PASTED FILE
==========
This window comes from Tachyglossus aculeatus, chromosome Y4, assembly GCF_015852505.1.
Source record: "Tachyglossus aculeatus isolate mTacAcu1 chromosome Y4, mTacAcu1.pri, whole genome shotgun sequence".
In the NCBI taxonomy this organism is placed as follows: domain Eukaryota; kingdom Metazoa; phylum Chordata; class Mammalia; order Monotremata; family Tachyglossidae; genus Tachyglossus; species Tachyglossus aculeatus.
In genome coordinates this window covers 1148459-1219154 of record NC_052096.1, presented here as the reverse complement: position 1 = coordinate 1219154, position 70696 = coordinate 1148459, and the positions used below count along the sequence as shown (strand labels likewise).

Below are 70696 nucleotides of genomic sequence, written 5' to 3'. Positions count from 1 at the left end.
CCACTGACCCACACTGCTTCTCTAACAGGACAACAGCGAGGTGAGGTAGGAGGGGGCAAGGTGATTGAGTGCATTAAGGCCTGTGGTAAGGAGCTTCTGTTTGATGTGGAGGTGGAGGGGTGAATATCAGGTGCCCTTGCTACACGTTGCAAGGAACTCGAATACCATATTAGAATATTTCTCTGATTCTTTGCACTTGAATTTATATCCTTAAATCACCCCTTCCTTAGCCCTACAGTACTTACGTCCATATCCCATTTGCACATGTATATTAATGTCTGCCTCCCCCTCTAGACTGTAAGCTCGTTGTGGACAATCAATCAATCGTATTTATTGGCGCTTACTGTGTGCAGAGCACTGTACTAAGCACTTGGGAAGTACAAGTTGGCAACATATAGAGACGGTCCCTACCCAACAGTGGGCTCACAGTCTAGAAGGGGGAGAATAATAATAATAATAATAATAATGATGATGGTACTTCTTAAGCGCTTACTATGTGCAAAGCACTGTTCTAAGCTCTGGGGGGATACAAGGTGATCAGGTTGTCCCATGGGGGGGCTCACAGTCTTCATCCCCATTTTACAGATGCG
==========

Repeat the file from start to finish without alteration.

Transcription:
This window comes from Tachyglossus aculeatus, chromosome Y4, assembly GCF_015852505.1.
Source record: "Tachyglossus aculeatus isolate mTacAcu1 chromosome Y4, mTacAcu1.pri, whole genome shotgun sequence".
In the NCBI taxonomy this organism is placed as follows: domain Eukaryota; kingdom Metazoa; phylum Chordata; class Mammalia; order Monotremata; family Tachyglossidae; genus Tachyglossus; species Tachyglossus aculeatus.
In genome coordinates this window covers 1148459-1219154 of record NC_052096.1, presented here as the reverse complement: position 1 = coordinate 1219154, position 70696 = coordinate 1148459, and the positions used below count along the sequence as shown (strand labels likewise).

Below are 70696 nucleotides of genomic sequence, written 5' to 3'. Positions count from 1 at the left end.
CCACTGACCCACACTGCTTCTCTAACAGGACAACAGCGAGGTGAGGTAGGAGGGGGCAAGGTGATTGAGTGCATTAAGGCCTGTGGTAAGGAGCTTCTGTTTGATGTGGAGGTGGAGGGGTGAATATCAGGTGCCCTTGCTACACGTTGCAAGGAACTCGAATACCATATTAGAATATTTCTCTGATTCTTTGCACTTGAATTTATATCCTTAAATCACCCCTTCCTTAGCCCTACAGTACTTACGTCCATATCCCATTTGCACATGTATATTAATGTCTGCCTCCCCCTCTAGACTGTAAGCTCGTTGTGGACAATCAATCAATCGTATTTATTGGCGCTTACTGTGTGCAGAGCACTGTACTAAGCACTTGGGAAGTACAAGTTGGCAACATATAGAGACGGTCCCTACCCAACAGTGGGCTCACAGTCTAGAAGGGGGAGAATAATAATAATAATAATAATAATGATGATGGTACTTCTTAAGCGCTTACTATGTGCAAAGCACTGTTCTAAGCTCTGGGGGGATACAAGGTGATCAGGTTGTCCCATGGGGGGGCTCACAGTCTTCATCCCCATTTTACAGATGCG